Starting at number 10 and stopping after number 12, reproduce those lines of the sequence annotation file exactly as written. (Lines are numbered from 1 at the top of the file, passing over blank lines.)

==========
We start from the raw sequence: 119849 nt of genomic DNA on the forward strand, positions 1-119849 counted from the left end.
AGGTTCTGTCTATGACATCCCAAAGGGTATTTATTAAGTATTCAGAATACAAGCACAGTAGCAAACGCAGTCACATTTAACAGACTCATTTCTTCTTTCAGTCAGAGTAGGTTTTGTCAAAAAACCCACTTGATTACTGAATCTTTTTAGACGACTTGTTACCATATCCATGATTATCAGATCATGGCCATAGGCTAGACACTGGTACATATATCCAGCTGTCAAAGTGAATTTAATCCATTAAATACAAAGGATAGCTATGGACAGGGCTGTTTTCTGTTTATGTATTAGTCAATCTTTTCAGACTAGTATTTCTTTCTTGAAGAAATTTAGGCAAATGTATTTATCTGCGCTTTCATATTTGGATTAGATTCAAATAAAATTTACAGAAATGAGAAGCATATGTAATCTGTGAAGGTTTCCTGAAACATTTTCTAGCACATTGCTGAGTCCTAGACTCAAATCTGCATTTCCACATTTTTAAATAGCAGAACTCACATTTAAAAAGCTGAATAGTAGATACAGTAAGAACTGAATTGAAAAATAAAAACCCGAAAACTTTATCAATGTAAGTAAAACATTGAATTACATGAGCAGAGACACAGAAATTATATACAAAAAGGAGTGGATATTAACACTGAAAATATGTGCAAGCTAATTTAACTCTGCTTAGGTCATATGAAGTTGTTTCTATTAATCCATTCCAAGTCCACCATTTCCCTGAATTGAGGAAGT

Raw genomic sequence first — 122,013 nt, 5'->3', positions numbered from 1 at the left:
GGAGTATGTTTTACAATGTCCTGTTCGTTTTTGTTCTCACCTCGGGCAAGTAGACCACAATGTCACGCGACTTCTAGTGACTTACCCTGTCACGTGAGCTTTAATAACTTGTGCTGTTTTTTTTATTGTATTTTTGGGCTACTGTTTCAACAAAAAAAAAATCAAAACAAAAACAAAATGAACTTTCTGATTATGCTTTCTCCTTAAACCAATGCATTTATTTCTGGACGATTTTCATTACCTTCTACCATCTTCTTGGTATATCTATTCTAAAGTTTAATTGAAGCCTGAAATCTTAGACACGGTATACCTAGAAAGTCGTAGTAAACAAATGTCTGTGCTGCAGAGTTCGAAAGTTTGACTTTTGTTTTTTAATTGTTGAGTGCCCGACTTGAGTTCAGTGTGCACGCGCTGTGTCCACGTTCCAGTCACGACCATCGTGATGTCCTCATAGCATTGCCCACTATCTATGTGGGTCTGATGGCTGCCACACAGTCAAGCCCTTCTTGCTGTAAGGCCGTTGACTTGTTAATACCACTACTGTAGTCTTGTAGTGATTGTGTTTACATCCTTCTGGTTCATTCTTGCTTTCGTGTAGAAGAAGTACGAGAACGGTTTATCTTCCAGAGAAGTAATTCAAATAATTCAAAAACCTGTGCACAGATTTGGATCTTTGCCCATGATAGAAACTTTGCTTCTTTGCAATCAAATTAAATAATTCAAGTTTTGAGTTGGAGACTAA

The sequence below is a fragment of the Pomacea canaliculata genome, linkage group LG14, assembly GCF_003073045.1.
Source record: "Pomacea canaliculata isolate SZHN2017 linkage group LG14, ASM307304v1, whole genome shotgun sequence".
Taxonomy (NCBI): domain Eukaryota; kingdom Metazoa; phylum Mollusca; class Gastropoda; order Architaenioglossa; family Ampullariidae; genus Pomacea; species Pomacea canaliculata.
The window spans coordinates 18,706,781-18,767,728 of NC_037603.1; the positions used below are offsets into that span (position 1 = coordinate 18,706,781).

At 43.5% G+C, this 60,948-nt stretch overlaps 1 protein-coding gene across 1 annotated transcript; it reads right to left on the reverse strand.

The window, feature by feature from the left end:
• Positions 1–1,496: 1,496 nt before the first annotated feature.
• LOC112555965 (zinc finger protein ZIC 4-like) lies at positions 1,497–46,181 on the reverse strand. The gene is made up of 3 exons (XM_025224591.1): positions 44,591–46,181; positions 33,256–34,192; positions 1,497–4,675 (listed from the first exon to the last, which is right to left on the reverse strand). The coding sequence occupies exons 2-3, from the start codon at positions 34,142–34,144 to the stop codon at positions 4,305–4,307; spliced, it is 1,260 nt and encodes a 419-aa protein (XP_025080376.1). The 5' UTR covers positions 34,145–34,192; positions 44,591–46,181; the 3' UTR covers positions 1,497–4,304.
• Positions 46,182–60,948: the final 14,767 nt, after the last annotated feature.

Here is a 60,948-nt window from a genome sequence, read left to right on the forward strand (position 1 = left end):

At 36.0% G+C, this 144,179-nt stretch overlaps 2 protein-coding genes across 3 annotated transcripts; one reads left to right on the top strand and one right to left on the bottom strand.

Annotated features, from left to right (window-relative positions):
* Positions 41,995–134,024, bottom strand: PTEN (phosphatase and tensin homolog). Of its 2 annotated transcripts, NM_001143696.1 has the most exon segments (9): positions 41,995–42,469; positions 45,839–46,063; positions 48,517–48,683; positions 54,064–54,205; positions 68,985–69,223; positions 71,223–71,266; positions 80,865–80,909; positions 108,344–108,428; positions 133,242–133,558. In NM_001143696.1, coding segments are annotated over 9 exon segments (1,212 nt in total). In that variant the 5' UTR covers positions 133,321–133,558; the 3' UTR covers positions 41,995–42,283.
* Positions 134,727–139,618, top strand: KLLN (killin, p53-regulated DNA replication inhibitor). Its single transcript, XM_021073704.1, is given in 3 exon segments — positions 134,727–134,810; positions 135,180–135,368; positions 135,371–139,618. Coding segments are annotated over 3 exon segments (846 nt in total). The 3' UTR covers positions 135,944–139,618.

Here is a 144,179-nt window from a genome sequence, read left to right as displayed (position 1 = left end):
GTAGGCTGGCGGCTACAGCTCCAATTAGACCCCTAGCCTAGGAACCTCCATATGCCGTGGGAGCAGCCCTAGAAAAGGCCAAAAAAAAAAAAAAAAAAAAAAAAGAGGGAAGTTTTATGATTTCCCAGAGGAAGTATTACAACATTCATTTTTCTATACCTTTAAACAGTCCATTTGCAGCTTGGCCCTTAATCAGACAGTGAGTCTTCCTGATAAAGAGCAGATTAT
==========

The window, feature by feature from the left end:
• Positions 1–1,496: 1,496 nt before the first annotated feature.
• LOC112555965 (zinc finger protein ZIC 4-like) lies at positions 1,497–46,181 on the reverse strand. The gene is made up of 3 exons (XM_025224591.1): positions 44,591–46,181; positions 33,256–34,192; positions 1,497–4,675 (listed from the first exon to the last, which is right to left on the reverse strand). The coding sequence occupies exons 2-3, from the start codon at positions 34,142–34,144 to the stop codon at positions 4,305–4,307; spliced, it is 1,260 nt and encodes a 419-aa protein (XP_025080376.1). The 5' UTR covers positions 34,145–34,192; positions 44,591–46,181; the 3' UTR covers positions 1,497–4,304.